City proposes new feral cat ordinance - - Columbia, South Carolina |

City proposes new feral cat ordinance

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An overabundance of cats in several West Columbia neighborhoods has residents annoyed and fed up.

Some say the current ordinance on the books is not humane. So a new city council ordinance is hoping to put a stop to the over population.

Nancy Brazell doesn't hate cats she just hates having to clean up after the feral felines that she says have taken over her neighborhood.

"It's become horrific, horrific," said Brazell. "They're all over the place. They leave their mark, numerous marks all over the carpet, the chair, all over the wall which we have to clean up constantly."

It's been a problem all over the city for years. Residents have to rely on animal control that will trap and often kill the cats if they're feral.

"It's not effective," said Jimmie Ewing, who helped draft the ordinance. "West Columbia has been doing this for years and years and it's still a problem."

So the city has proposed a new ordinance.

Instead of trapping and killing the cats, they would be trapped and taken to PETS Inc., where they'd be spayed and neutered and returned to the neighborhood.

Opponents do not understand how returning the cats will help, but experts say it will reduce the population over time.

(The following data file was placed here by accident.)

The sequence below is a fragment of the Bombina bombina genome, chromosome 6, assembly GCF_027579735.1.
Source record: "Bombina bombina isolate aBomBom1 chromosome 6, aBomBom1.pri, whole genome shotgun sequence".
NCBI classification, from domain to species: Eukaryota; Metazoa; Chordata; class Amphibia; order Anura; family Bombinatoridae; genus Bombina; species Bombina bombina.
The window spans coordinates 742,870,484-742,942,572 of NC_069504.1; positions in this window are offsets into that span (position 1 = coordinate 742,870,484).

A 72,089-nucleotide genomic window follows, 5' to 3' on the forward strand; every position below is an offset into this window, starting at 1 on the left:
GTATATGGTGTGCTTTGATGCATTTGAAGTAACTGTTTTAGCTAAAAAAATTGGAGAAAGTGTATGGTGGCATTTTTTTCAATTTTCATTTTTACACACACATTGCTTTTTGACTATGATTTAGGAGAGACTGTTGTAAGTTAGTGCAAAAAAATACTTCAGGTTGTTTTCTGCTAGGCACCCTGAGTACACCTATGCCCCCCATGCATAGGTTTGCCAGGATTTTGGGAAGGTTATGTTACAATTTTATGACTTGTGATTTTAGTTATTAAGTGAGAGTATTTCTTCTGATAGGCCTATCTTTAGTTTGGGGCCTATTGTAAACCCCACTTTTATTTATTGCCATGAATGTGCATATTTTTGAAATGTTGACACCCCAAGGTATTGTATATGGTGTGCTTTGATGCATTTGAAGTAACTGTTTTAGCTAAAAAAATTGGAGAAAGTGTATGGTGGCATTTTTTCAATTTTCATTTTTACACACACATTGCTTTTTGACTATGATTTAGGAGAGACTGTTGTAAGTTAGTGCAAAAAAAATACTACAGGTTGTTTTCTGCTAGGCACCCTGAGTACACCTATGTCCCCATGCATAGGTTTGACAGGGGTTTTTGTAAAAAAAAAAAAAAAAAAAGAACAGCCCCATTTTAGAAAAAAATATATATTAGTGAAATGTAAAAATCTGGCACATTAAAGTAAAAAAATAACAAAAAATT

"You can't kill your way out of an overpopulation issue," said Jane Bundage, with PETS Inc. "As soon as you catch and kill, another one moves in."

Brazell says spaying and neutering won't solve her problem.

"If they think it makes them domesticated I beg to disagree," said Brazell. "They're still feral cats. They still do the damage that they do. They still are feral, they still have diseases. They still can be aggressive."

"It would receive its vaccinations, it would be ear tipped to show that it has been spayed or neutered," said Ewing.

Ewing says the nuisance neighbors feel will go away over time.

"You won't have a lot of roaming, yowling, fighting, spraying, negative behavior of cats that haven't been spayed or neutered," said Ewing.

There are residents who feed the cats, so Brazell doesn't believe the ordinance will help.

"It's as if the cats have all the rights and we don't have any," Brazell added.

The ordinance proposed this as a pilot program for two years and PETS Inc. has gotten a donation to spay and neuter the cats.

There's a public hearing Tuesday at 6 p.m. at City Hall.


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